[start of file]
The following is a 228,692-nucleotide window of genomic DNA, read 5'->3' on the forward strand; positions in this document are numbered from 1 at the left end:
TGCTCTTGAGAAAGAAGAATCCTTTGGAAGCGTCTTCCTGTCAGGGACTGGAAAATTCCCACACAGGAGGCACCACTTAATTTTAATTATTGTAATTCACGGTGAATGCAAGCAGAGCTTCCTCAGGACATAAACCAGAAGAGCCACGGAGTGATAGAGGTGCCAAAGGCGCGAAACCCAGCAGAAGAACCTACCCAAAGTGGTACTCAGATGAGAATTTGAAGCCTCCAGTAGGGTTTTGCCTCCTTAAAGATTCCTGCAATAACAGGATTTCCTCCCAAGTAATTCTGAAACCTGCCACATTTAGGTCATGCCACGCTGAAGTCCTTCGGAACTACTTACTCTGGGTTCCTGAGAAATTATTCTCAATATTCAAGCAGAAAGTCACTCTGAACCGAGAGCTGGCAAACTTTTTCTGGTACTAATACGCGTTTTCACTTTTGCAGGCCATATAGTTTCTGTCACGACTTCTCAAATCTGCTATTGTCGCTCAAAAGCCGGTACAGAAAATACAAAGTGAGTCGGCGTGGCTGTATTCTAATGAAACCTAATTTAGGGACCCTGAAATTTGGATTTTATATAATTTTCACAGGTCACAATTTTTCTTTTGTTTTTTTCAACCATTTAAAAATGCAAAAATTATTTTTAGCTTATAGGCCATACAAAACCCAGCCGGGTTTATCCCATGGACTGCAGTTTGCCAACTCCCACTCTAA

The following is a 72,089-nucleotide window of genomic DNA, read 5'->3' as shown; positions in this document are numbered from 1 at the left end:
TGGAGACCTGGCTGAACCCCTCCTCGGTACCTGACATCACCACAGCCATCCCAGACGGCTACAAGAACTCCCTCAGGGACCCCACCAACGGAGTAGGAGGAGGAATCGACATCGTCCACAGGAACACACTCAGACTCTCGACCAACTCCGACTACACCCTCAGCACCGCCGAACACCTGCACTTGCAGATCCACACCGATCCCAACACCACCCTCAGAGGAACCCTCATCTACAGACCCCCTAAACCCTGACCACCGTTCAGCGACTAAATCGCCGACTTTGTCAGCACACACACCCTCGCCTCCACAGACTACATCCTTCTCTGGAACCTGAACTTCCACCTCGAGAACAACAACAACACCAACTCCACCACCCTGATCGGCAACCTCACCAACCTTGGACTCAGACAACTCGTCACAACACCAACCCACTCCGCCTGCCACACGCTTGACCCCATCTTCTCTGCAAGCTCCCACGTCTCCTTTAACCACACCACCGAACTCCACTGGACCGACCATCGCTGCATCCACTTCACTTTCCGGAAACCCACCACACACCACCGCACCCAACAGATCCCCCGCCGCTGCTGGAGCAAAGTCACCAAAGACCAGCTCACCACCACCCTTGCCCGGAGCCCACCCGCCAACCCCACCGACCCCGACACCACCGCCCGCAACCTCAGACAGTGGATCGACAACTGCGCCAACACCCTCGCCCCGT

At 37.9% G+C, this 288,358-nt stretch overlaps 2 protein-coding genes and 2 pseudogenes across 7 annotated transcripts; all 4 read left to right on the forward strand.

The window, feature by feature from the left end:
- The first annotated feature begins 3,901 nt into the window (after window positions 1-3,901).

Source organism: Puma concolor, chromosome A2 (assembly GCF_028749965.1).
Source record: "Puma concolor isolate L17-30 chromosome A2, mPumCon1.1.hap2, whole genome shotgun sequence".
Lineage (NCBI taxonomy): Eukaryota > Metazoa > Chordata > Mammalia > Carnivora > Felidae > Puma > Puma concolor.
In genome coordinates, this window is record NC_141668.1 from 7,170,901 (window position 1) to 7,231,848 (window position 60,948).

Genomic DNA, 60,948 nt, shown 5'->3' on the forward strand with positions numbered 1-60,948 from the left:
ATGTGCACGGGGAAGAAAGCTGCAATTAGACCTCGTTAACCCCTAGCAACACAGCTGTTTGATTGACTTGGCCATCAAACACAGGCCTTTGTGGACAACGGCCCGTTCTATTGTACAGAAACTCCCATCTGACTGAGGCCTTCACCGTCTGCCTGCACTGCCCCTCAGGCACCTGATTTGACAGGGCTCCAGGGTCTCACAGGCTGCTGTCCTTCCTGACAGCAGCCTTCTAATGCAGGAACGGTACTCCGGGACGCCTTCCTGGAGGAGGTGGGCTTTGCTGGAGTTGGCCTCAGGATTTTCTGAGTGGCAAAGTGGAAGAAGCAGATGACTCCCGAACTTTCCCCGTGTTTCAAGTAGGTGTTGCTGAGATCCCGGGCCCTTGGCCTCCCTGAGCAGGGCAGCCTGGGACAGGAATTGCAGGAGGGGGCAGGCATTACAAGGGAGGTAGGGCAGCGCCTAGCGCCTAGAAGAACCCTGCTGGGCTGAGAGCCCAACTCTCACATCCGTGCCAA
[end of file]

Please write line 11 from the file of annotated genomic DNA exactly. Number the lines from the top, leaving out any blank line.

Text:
In genome coordinates, this window is record NC_141668.1 from 7,170,901 (window position 1) to 7,231,848 (window position 60,948).